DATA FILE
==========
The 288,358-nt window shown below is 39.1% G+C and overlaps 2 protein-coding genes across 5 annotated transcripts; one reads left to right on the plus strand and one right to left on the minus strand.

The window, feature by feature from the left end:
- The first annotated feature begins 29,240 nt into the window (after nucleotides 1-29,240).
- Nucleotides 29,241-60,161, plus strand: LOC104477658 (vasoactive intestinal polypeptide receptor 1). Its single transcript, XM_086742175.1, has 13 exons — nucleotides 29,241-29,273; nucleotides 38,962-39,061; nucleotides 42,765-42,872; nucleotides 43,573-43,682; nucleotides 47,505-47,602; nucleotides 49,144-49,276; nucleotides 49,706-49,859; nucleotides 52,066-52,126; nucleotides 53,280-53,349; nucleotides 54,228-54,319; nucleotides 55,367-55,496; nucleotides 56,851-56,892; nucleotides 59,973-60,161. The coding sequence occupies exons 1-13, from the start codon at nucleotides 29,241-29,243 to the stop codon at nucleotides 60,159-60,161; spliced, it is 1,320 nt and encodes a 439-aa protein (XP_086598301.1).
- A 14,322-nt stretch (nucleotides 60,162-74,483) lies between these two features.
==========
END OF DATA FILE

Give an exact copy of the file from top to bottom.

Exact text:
The 288,358-nt window shown below is 39.1% G+C and overlaps 2 protein-coding genes across 5 annotated transcripts; one reads left to right on the plus strand and one right to left on the minus strand.

The window, feature by feature from the left end:
- The first annotated feature begins 29,240 nt into the window (after nucleotides 1-29,240).
- Nucleotides 29,241-60,161, plus strand: LOC104477658 (vasoactive intestinal polypeptide receptor 1). Its single transcript, XM_086742175.1, has 13 exons — nucleotides 29,241-29,273; nucleotides 38,962-39,061; nucleotides 42,765-42,872; nucleotides 43,573-43,682; nucleotides 47,505-47,602; nucleotides 49,144-49,276; nucleotides 49,706-49,859; nucleotides 52,066-52,126; nucleotides 53,280-53,349; nucleotides 54,228-54,319; nucleotides 55,367-55,496; nucleotides 56,851-56,892; nucleotides 59,973-60,161. The coding sequence occupies exons 1-13, from the start codon at nucleotides 29,241-29,243 to the stop codon at nucleotides 60,159-60,161; spliced, it is 1,320 nt and encodes a 439-aa protein (XP_086598301.1).
- A 14,322-nt stretch (nucleotides 60,162-74,483) lies between these two features.